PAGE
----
NDC Chokes On ‘Take-Or-Pay’ Agreements

Former Finance Minister Seth Terkper has claimed that the National Democratic Congress (NDC) administration started the renegotiation of the take-or-pay agreements that are crippling the energy sector.

He, however, said they could not succeed in converting the take-or-pay agreements to take-and-pay because of what he called the usual delays in getting the renegotiations done.

Interestingly, Mr. Terkper, speaking on Citi FM, after Finance Minister Ken Ofori-Atta had read the 2019 Mid-Year Budget Review on Monday, could not point to a single renegotiation agreement but was able to demand that the New Patriotic Party (NPP) administration should not take credit for the take-and-pay efforts.

Controversial Agreement

The take-or-pay agreement was designed such that whether the IPP’s are producing power or not the country pays them hefty sums as fees.

It was during the era of the Mahama NDC administration that most of these controversial agreements were signed but immediately the NPP assumed office then Minister Boakye Agyarko started calling the power producers to come back to the negotiation table because the country could no longer bear the obnoxious agreements.

The Finance Minister affirmed in Parliament that the government had resolved “to convert all take-or-pay contracts to take-and-pay contracts.”

“Accordingly, starting 1st August, 2019, government is to pay for energy and gas that we actually consume. All take-or-pay contracts will be renegotiated to convert to take-and-pay for both PPAs and Gas Supply Agreements (GSAs). Government will seek parliamentary ratification where appropriate,” adding that the NPP administration was suspending “indefinitely or terminate all PPAs currently under negotiation.”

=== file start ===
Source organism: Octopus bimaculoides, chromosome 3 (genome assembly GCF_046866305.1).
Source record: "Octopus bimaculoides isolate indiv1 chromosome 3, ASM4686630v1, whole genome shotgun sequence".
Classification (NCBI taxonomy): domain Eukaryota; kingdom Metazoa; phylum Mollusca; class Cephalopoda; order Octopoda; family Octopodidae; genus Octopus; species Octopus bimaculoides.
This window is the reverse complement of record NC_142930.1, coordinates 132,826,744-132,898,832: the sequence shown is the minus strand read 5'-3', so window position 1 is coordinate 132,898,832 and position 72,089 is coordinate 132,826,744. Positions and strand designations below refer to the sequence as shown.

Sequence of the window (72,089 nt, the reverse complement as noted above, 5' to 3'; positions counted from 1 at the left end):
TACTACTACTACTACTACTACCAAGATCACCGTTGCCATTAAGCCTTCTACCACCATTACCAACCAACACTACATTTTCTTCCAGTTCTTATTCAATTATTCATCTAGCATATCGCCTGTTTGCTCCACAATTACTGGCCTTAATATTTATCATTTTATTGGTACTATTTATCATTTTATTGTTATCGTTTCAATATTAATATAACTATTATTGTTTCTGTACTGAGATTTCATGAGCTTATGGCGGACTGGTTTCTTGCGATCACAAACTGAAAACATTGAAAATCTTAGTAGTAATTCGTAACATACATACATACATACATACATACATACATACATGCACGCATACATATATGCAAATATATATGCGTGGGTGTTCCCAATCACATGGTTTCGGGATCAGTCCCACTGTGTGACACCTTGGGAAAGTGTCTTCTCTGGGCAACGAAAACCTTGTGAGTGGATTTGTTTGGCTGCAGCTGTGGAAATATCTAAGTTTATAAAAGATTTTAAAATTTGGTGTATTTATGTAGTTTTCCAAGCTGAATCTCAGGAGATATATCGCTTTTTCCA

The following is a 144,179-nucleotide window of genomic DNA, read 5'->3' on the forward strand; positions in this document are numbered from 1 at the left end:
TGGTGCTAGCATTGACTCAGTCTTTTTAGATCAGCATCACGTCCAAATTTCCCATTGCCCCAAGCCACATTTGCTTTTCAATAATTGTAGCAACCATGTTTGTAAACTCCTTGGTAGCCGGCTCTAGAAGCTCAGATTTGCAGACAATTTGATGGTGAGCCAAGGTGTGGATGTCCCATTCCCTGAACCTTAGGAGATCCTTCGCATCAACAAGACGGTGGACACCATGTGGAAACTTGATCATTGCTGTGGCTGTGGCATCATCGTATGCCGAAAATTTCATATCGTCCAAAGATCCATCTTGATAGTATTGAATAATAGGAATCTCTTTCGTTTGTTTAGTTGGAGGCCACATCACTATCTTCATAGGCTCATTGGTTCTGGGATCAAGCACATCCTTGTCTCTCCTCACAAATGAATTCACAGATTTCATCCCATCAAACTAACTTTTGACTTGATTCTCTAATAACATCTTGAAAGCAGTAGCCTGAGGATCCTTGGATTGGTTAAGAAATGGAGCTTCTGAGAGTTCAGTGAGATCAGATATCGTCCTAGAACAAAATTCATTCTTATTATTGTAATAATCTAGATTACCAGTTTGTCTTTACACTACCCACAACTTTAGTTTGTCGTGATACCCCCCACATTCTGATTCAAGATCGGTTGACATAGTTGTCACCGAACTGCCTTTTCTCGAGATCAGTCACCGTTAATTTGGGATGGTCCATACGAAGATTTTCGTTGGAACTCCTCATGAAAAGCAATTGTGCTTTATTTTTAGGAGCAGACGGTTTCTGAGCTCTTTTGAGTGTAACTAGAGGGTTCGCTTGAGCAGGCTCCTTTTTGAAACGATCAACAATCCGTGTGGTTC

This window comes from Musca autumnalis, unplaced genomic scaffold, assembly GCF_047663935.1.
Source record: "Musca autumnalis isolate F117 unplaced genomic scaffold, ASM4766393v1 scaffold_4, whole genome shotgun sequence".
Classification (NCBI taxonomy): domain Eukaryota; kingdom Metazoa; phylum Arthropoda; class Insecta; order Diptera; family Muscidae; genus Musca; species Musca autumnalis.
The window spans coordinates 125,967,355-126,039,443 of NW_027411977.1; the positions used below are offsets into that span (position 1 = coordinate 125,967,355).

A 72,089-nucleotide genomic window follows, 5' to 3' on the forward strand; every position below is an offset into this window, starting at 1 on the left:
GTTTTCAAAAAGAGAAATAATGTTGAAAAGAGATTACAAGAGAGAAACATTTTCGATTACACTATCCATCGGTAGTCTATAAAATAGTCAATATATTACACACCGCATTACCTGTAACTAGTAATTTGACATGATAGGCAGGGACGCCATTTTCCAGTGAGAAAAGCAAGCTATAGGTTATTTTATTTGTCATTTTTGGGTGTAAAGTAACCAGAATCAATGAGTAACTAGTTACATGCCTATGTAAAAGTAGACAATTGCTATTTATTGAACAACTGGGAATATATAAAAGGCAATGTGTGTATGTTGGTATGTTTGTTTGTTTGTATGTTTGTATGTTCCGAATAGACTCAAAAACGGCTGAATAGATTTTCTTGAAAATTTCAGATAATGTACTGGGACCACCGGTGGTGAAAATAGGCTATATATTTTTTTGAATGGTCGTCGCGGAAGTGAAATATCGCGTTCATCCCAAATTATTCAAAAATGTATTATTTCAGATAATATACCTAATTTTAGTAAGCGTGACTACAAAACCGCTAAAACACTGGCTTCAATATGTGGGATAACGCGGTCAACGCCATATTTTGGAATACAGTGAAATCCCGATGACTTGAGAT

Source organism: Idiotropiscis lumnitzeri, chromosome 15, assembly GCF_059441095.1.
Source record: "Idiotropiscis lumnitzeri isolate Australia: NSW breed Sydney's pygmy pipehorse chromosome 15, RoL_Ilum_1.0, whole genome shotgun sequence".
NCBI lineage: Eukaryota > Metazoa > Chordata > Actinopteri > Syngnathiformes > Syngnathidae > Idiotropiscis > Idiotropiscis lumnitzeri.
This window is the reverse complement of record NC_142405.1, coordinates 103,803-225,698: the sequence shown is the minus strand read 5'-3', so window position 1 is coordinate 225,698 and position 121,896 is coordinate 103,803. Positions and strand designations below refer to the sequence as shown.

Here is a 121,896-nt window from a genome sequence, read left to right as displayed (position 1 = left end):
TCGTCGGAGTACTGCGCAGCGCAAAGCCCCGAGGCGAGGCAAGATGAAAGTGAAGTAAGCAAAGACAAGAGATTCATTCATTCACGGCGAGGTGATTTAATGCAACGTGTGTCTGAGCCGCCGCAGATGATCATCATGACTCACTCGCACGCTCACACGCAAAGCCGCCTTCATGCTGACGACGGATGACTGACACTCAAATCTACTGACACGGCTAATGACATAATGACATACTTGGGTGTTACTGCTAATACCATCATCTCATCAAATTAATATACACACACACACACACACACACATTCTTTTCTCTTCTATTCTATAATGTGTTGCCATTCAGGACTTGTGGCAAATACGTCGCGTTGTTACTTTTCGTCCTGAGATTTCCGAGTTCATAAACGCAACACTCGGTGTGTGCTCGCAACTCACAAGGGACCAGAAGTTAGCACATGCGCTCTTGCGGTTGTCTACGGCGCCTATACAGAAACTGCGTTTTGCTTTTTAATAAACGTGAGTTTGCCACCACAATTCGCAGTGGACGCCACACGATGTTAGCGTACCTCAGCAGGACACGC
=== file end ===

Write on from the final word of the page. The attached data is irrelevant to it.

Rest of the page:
He also said they had resolved “to immediately place a complete moratorium on signing new PPAs and Put-Call Option Agreements (PCOAs),” and also “to subject all future PPAs competitive and transparent procurement procedures. Government will, therefore, no longer entertain any unsolicited proposals.

He further said, among other measures, that they had resolved “to implement the economic merit order dispatch which means that the most efficient power plants will be dispatched first,” and also “to improving the performance of the distribution utility and has agreed with the concessionaire a plan to reduce electricity losses and increase collections based on an agreed investment plan.”

Mr. Terkper was adamant, saying “this (take-or-pay arrangement) is not something unique to the Mahama administration. It is not unique to the Mills administration. Bui Dam, Sonon Asogli and others that were signed under the NPP era are on take-or-pay.”

“It was the Mahama administration that rather attempted to change this from take-or-pay to PCOA (Put/Call Option Agreement), which means you pay for what you take. As usual, there was a delay in the implementation. We had already started the process of changing to the Put Call Option. It is verifiable,” he said.

He added that “…We were in a process in collaboration with the World Bank to organize a meeting on this conditions including whether we should use gas and LNG and talk to the IPPs and start the process of negotiations. All new agreements were to be on the PCOA, the old ones to be negotiated and that is exactly what the minister is announcing as if it is new,” he added.